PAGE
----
# How do you solve and write the following in interval notation: x< 5 AND x< 3?

Mar 25, 2017

$x < 3$
$x \in \left(- \infty , 3\right)$

#### Explanation:

As can be seen in the diagram:

only the values to the left of $3$ are included in
$\textcolor{w h i t e}{\text{XXX}} x < 3$ AND $x < 5$

In interval notation
$\textcolor{w h i t e}{\text{XXX}} \in$ means "in" or that $x$ is included in the interval that follows;

$\textcolor{w h i t e}{\text{XXX}}$rounded brackets mean that the value beside the bracket is not included in the set (but everything up to that value) is;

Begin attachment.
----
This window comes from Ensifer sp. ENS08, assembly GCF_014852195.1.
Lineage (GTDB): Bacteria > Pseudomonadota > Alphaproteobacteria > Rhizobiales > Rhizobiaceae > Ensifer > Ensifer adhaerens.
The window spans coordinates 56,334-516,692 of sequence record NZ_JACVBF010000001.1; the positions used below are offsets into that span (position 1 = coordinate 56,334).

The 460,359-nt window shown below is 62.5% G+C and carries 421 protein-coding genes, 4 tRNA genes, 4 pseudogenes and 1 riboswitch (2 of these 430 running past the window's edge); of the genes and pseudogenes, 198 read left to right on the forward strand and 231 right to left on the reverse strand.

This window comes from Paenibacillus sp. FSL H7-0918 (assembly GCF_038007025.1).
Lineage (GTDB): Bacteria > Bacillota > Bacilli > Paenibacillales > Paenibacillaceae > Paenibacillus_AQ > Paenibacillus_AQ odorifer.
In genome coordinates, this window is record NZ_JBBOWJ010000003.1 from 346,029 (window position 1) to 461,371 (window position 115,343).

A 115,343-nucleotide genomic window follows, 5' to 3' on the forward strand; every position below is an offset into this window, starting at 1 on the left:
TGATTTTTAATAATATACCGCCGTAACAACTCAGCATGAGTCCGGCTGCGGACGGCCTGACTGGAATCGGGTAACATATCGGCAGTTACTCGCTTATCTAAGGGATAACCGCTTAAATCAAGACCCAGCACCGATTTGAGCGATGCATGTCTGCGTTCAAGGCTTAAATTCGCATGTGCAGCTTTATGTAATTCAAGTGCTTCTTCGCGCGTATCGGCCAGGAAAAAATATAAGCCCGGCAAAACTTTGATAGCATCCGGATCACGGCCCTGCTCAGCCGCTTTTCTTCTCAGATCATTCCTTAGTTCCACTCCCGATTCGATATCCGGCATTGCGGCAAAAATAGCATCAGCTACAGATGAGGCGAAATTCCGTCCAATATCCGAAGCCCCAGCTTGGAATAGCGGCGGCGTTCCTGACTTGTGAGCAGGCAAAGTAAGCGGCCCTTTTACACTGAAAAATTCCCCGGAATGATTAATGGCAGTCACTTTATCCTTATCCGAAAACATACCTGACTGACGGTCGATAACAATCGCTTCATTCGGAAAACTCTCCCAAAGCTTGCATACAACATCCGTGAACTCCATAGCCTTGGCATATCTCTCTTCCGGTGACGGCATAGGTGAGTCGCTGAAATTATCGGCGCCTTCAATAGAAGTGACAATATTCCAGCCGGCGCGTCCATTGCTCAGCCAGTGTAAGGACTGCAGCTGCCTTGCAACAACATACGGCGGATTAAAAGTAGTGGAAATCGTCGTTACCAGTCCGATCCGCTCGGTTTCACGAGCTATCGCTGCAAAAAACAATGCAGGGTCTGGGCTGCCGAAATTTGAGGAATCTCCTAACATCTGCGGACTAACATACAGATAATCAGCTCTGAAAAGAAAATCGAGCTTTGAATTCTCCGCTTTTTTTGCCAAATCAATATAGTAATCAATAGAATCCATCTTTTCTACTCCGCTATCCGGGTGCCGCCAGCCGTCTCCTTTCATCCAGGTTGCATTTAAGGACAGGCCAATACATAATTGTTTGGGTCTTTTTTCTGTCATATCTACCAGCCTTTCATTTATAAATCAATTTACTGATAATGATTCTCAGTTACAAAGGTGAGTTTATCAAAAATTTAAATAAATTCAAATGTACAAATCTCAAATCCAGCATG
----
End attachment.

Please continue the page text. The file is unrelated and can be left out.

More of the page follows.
$\textcolor{w h i t e}{\text{XXX}}$square brackets mean that the value beside the bracket is included in the set (as well as everything up to that value.

Note that the "infinite" values, $- \infty$ and $+ \infty$ are always not included (always written with round brackets).

Some examples:
$\textcolor{w h i t e}{\text{XXX}} x \in \left[- 2 , + 7\right)$ would mean $- 2 \le x < 7$

$\textcolor{w h i t e}{\text{XXX}} x \in \left(4 , + \infty\right)$ would mean $4 < x$ (with no upper limit)

For the given case
$\textcolor{w h i t e}{\text{XXX}} x < 3$ implies $x < 5$
$\textcolor{w h i t e}{\text{XXX}}$so if both are included in th4e restrictions (AND) then only the $x < 3$ is required
so we would write the interval as:
$\textcolor{w h i t e}{\text{XXX}} x \in \left(- \infty , 3\right)$